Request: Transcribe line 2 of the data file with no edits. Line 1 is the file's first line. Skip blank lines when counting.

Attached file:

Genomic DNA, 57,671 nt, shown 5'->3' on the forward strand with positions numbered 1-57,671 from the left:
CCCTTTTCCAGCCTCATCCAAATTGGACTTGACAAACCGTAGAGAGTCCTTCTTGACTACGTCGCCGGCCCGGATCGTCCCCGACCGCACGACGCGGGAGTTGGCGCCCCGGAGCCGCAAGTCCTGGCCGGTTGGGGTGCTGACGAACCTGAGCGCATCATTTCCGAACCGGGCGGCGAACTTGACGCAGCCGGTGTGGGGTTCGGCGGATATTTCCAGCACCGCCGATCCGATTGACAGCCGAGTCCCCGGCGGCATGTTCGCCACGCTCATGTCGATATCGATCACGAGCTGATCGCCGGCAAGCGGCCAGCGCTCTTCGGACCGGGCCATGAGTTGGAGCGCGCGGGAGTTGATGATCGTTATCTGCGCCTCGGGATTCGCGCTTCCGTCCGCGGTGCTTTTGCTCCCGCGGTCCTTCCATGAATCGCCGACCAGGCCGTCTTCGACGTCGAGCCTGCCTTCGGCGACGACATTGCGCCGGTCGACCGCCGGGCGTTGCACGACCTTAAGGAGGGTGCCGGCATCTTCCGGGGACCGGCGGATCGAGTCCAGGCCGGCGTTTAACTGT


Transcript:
CCCTTTTCCAGCCTCATCCAAATTGGACTTGACAAACCGTAGAGAGTCCTTCTTGACTACGTCGCCGGCCCGGATCGTCCCCGACCGCACGACGCGGGAGTTGGCGCCCCGGAGCCGCAAGTCCTGGCCGGTTGGGGTGCTGACGAACCTGAGCGCATCATTTCCGAACCGGGCGGCGAACTTGACGCAGCCGGTGTGGGGTTCGGCGGATATTTCCAGCACCGCCGATCCGATTGACAGCCGAGTCCCCGGCGGCATGTTCGCCACGCTCATGTCGATATCGATCACGAGCTGATCGCCGGCAAGCGGCCAGCGCTCTTCGGACCGGGCCATGAGTTGGAGCGCGCGGGAGTTGATGATCGTTATCTGCGCCTCGGGATTCGCGCTTCCGTCCGCGGTGCTTTTGCTCCCGCGGTCCTTCCATGAATCGCCGACCAGGCCGTCTTCGACGTCGAGCCTGCCTTCGGCGACGACATTGCGCCGGTCGACCGCCGGGCGTTGCACGACCTTAAGGAGGGTGCCGGCATCTTCCGGGGACCGGCGGATCGAGTCCAGGCCGGCGTTTAACTGT